Unlike most 100 mile mountain bike races which take anywhere from 6.5-9 hours for the top riders to finish, in this one, typically only a handful of people finish under 12 hours. In fact, if you finish under 12 hours, you get a belt buckle and a crisp dollar bill. I like moneys. And belt buckles, because obviously I wear a belt all the time as a hip college student.
But anyways. That's next weekend. This is this weekend. On Friday I rode the Moraine trails with Anthony and Russ, two friends on the Syndicate team I'm on. I sort of brought a plastic butter knife to a gun fight (hardtail singlespeed with heavy plus tires), but it was fun to open up the throttle fully while chasing the full squashes. It wasn't a big ride (although of course it was fun), and I didn't take any pictures, so it doesn't really make good blergh content.
For Saturday, I had planned a big backcountry trail ride down at Laurel with Stik and Jesu. I picked up Stik at his house and we met Jesu down at the classic Camp Run Road parking lot. I made a new route to try, so instead of climbing up Pterodactyl Trail (or Yeti Trail, whichever name you prefer), we went up the Mountain Streams Trail. It was a grind, but totally cleanable (next-time). Stik and I each had to push our bikes for about 10 feet once, but it was our mistake.
The opening Mountain Streams climb. The not-so-washed-out and flatter sections at the top.
I wasn't really feeling too great on that first big climb, and Stik was swinging pretty hard, so I was in the hurt-locker for a while. But probably not hurting as much as Jesu. #prayersforJesu. All kidding aside, Jesu is actually riding really strong right now.
We did some grassy roads to the hiking bridge over the Turnpike, then headed for the first big trail downhill. On the way, I spotted a big black bear in the woods and pointed it out. It was a couple feet up in a tree when it noticed us, and it quickly got down and ran away. Black bears are really cool and not particularly dangerous (I think there's only 1 death per year in all of North America from them).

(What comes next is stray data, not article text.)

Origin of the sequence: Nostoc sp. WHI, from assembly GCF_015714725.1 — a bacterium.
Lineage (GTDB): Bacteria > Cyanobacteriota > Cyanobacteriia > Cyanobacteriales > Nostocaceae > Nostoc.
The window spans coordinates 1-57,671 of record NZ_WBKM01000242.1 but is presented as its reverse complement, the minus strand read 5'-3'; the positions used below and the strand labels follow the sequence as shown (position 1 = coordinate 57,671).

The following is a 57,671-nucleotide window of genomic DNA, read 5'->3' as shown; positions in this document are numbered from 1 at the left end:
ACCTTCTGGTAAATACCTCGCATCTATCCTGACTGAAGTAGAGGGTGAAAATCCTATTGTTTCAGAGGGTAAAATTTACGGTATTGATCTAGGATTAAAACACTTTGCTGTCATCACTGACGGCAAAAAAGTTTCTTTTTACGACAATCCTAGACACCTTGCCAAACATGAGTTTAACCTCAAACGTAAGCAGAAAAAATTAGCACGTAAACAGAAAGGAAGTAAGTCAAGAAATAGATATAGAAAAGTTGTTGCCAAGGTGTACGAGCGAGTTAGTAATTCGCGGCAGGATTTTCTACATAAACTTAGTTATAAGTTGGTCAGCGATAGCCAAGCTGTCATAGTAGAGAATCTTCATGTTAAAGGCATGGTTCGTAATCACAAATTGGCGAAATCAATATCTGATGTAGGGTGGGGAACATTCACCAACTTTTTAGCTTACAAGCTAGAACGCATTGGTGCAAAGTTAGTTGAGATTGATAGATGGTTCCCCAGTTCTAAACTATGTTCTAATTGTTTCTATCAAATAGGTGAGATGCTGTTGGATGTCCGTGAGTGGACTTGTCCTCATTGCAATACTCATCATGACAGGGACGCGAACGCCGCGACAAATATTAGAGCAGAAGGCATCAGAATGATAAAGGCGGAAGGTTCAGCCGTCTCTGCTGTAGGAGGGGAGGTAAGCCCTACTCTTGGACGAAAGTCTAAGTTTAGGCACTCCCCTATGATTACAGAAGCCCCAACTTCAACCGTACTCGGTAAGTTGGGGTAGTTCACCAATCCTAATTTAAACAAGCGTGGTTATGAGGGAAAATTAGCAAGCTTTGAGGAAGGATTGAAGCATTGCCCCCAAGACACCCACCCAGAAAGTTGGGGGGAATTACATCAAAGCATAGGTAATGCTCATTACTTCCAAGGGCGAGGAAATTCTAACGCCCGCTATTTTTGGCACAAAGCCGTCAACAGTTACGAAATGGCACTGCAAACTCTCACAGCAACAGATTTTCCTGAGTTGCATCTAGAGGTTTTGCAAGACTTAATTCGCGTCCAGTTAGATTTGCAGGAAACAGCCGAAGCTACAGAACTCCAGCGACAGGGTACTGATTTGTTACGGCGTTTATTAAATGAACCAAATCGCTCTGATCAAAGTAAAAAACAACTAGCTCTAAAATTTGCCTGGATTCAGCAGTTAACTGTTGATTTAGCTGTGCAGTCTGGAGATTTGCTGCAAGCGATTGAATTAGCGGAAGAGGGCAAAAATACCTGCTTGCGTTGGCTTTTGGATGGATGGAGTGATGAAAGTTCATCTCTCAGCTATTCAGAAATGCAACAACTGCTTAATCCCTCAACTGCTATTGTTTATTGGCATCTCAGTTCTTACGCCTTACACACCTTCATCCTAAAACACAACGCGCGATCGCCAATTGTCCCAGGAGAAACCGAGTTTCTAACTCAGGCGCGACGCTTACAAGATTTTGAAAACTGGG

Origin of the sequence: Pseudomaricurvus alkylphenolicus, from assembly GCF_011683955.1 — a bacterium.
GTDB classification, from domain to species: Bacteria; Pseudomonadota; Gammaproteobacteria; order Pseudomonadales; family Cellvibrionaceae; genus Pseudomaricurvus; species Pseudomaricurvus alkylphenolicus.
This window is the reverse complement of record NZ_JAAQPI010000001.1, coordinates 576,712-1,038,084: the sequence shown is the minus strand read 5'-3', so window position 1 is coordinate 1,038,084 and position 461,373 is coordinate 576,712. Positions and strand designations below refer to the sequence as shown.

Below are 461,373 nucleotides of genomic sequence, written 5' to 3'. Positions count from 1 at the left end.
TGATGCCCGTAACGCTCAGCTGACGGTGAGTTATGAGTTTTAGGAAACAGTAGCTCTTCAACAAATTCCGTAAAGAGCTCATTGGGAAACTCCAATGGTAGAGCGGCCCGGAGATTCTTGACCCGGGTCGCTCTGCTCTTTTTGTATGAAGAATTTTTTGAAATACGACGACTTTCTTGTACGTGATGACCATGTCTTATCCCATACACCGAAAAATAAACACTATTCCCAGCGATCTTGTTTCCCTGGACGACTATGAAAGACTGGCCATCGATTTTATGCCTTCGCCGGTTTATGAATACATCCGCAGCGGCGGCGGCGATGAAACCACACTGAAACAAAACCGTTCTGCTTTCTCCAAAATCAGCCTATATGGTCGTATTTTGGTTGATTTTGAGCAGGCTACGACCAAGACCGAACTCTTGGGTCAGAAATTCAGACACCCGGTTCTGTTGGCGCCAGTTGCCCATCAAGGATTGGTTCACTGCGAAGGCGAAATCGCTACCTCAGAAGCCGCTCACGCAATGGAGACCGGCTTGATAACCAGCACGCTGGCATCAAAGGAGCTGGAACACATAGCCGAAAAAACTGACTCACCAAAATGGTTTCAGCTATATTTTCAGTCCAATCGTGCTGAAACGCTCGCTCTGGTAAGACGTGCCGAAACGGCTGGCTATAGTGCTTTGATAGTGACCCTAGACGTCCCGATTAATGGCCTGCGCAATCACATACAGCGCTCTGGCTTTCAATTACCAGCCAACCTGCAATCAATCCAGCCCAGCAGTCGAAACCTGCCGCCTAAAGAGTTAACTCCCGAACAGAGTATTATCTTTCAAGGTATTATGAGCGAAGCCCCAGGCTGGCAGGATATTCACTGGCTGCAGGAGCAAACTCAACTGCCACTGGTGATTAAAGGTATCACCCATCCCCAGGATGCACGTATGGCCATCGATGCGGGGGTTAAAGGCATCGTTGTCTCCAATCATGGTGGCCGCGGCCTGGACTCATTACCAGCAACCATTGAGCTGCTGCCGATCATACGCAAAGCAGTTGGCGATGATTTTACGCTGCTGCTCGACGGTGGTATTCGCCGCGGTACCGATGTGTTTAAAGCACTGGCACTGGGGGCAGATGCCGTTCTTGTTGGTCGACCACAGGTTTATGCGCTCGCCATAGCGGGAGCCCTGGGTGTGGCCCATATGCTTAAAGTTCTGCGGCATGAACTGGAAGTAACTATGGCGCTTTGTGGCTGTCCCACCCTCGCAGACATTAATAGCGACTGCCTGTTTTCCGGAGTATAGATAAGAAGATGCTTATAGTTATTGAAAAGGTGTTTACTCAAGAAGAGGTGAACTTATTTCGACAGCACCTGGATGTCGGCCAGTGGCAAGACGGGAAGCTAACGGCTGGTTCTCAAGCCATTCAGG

Jesu, having never seen a bear before, was extremely excited. Stik was a little more cautious, and I was somewhere in between. Jesu seemed to want to run up to it and try to pet it. He wanted to see it again to get a picture, but we had no such luck.
|Stik on the Grove Run descent|
After the bear, we settled into a pattern of rocks, rocks, and more rocks. So I guess not so much of a pattern. Grove Run Trail was a sweet off-camber descent, and the Wolf Rocks loop was really fun. There were also some phenomenal rock gap sections on the trails, where you rode between huge boulders with barely enough clearance for handlebars. At some points my 720mm bars would scrape against the rocks and almost get me stuck.
The actual Wolf Rocks overlook
At the Laurel ski warming hut, some friendly search-and-rescue people let us fill our bottles from their big water jug, which saved us the hassle of filtering water from the next stream. The way back was a lot more doubletrack and gravel, so it was definitely faster. As we neared the end, happy Jesu turned into sad Jesu and he was searching for the fastest way back to the car. He found it once we got to Camp Run, and he rode the gravel down to the cars instead of the trail.
Stik somewhere in Laurel and Jesu crossing the turnpike
Stik and I randomly saw Mike C. working on his new house on Camp Run Road, and Mike quickly got changed into riding clothes and hopped on his enduro rig to rip down Super Holy F--k Trail with us (yeth, that is actual name).
I've never ridden that downhill so fast, but I gotta say, the Karate Monkey with a 140mm fork can rip pretty good, even compared a full squash enduro behk.
I guess I should probably rest a little before Marji. The rain this morning is a good excuse to not rip in the trails or do a hard ride, so I'll probably take advantage of that and watch some Sportsball today. My team is a clear favorite to defeat the Goat Wrangler this week in fantasy football.
If Blogger works, here's Mike C. hitting a drop
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